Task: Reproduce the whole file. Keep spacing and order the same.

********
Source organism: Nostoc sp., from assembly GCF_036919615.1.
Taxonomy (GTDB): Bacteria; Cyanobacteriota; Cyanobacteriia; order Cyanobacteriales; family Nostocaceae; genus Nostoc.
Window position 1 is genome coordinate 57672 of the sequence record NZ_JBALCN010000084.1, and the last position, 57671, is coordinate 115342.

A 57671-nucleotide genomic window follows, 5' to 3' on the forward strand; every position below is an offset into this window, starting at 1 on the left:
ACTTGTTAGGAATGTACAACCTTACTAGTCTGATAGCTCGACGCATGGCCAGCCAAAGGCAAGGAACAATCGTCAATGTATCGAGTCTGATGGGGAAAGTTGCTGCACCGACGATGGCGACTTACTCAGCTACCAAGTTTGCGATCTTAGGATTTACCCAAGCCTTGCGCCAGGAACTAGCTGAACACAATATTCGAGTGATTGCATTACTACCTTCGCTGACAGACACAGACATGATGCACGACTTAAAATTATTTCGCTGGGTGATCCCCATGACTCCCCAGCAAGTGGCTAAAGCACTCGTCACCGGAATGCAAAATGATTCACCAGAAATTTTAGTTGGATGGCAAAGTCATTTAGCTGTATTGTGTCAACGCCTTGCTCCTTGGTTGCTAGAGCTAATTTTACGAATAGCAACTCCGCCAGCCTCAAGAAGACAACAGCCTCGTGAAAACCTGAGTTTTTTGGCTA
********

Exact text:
Source organism: Nostoc sp., from assembly GCF_036919615.1.
Taxonomy (GTDB): Bacteria; Cyanobacteriota; Cyanobacteriia; order Cyanobacteriales; family Nostocaceae; genus Nostoc.
Window position 1 is genome coordinate 57672 of the sequence record NZ_JBALCN010000084.1, and the last position, 57671, is coordinate 115342.

A 57671-nucleotide genomic window follows, 5' to 3' on the forward strand; every position below is an offset into this window, starting at 1 on the left:
ACTTGTTAGGAATGTACAACCTTACTAGTCTGATAGCTCGACGCATGGCCAGCCAAAGGCAAGGAACAATCGTCAATGTATCGAGTCTGATGGGGAAAGTTGCTGCACCGACGATGGCGACTTACTCAGCTACCAAGTTTGCGATCTTAGGATTTACCCAAGCCTTGCGCCAGGAACTAGCTGAACACAATATTCGAGTGATTGCATTACTACCTTCGCTGACAGACACAGACATGATGCACGACTTAAAATTATTTCGCTGGGTGATCCCCATGACTCCCCAGCAAGTGGCTAAAGCACTCGTCACCGGAATGCAAAATGATTCACCAGAAATTTTAGTTGGATGGCAAAGTCATTTAGCTGTATTGTGTCAACGCCTTGCTCCTTGGTTGCTAGAGCTAATTTTACGAATAGCAACTCCGCCAGCCTCAAGAAGACAACAGCCTCGTGAAAACCTGAGTTTTTTGGCTA